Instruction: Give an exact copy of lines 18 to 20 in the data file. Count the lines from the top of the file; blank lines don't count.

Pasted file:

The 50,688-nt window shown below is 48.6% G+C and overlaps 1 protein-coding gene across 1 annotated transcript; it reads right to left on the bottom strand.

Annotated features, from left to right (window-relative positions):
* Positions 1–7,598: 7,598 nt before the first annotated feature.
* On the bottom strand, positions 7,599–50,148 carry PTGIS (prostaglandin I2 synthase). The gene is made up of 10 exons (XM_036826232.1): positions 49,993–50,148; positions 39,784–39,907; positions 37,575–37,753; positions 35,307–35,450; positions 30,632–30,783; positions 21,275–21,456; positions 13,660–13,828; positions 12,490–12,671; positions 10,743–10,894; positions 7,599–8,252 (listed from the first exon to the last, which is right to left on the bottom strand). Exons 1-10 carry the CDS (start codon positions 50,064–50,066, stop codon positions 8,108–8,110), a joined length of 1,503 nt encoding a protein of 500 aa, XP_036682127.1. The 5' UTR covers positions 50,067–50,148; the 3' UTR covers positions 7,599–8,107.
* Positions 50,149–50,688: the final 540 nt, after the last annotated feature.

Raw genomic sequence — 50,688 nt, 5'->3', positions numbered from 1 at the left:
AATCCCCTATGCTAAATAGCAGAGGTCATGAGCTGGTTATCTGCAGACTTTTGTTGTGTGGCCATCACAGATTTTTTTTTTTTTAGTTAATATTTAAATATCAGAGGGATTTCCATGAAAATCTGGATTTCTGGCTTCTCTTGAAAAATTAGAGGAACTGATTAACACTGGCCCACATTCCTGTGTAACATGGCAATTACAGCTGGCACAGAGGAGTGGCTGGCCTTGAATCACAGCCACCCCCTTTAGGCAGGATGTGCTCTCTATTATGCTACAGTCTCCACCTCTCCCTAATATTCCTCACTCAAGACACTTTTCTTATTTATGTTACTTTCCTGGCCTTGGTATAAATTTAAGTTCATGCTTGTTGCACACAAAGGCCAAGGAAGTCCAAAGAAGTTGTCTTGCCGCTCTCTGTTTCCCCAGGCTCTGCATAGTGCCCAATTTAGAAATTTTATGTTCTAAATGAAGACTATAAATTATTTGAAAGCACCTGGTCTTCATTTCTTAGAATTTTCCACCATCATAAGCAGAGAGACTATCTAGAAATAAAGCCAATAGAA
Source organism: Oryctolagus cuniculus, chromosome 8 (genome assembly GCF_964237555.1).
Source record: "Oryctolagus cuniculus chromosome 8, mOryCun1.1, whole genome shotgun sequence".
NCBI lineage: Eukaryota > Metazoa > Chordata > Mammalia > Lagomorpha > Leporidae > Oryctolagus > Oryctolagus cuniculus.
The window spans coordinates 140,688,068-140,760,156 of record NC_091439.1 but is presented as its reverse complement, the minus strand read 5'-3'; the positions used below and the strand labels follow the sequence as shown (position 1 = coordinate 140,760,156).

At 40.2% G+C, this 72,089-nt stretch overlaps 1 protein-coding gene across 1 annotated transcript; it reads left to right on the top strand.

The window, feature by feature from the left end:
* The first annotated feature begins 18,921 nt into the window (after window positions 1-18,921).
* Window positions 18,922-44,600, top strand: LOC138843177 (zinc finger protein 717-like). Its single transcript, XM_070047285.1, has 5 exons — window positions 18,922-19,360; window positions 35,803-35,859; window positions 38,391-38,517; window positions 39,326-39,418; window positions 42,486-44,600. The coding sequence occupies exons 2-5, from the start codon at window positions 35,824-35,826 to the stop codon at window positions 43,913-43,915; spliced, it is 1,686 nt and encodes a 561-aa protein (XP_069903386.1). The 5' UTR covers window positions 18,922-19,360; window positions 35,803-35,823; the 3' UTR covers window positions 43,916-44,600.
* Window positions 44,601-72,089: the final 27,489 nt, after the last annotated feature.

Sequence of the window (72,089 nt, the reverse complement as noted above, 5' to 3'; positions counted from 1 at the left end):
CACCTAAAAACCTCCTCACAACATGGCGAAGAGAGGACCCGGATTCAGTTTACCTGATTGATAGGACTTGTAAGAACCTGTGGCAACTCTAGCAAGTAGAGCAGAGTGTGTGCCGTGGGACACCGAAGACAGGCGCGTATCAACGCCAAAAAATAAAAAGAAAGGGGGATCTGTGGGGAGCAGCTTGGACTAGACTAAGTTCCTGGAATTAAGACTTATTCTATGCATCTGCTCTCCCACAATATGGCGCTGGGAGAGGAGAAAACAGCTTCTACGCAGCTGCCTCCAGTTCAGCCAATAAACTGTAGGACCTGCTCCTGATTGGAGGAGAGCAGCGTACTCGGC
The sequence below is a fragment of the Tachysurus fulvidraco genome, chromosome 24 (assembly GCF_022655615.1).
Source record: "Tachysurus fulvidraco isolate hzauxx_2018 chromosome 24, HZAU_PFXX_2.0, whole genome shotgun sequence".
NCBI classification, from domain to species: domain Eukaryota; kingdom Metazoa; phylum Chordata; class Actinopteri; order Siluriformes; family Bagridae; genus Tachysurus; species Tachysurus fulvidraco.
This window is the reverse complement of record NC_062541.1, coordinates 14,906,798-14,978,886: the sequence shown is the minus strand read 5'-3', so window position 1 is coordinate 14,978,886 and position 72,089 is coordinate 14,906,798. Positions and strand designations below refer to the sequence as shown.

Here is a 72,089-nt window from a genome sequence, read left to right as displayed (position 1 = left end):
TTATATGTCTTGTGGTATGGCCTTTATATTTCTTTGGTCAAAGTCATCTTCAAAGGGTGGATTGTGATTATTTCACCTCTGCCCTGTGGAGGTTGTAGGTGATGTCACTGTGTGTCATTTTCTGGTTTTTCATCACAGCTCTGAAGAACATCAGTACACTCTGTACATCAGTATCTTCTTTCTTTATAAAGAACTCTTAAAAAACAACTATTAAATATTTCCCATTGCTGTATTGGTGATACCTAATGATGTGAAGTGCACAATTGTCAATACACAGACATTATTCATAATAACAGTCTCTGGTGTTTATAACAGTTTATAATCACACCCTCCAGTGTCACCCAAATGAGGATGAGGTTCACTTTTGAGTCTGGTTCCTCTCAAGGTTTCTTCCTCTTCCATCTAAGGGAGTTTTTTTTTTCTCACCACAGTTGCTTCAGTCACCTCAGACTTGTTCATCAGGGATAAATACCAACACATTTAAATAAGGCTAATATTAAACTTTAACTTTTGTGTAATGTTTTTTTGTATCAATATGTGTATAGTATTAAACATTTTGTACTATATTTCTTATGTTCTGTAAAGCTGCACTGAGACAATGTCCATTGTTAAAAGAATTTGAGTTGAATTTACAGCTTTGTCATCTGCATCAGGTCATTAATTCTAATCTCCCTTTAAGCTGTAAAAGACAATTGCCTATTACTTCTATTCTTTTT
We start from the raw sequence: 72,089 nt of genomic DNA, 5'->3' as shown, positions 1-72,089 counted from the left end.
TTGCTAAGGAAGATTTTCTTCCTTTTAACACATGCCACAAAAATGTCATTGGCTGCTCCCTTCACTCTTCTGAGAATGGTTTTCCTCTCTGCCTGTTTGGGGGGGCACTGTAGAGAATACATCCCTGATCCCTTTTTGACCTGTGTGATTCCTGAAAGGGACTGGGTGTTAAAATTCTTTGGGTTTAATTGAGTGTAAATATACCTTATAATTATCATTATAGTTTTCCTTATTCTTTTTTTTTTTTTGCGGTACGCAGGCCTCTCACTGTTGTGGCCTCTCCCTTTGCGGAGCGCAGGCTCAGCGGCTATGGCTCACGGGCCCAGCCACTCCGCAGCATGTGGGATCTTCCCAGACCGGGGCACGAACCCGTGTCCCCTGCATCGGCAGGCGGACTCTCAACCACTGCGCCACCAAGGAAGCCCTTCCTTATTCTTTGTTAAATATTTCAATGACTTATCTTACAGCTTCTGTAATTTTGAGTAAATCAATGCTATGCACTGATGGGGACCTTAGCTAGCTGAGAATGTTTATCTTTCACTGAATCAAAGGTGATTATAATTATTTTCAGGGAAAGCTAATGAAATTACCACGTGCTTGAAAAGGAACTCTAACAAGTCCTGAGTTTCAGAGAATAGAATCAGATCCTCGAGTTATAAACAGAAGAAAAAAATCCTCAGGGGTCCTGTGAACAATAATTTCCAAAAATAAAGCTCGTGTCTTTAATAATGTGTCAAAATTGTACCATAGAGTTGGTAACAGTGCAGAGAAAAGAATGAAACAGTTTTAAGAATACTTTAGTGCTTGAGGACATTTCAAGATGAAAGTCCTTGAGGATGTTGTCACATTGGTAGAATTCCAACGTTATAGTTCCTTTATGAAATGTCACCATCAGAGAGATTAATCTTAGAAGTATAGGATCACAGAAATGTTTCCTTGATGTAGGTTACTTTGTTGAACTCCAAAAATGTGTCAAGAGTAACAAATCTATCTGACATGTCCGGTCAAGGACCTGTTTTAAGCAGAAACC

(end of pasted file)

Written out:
CACCTAAAAACCTCCTCACAACATGGCGAAGAGAGGACCCGGATTCAGTTTACCTGATTGATAGGACTTGTAAGAACCTGTGGCAACTCTAGCAAGTAGAGCAGAGTGTGTGCCGTGGGACACCGAAGACAGGCGCGTATCAACGCCAAAAAATAAAAAGAAAGGGGGATCTGTGGGGAGCAGCTTGGACTAGACTAAGTTCCTGGAATTAAGACTTATTCTATGCATCTGCTCTCCCACAATATGGCGCTGGGAGAGGAGAAAACAGCTTCTACGCAGCTGCCTCCAGTTCAGCCAATAAACTGTAGGACCTGCTCCTGATTGGAGGAGAGCAGCGTACTCGGC
The sequence below is a fragment of the Tachysurus fulvidraco genome, chromosome 24 (assembly GCF_022655615.1).
Source record: "Tachysurus fulvidraco isolate hzauxx_2018 chromosome 24, HZAU_PFXX_2.0, whole genome shotgun sequence".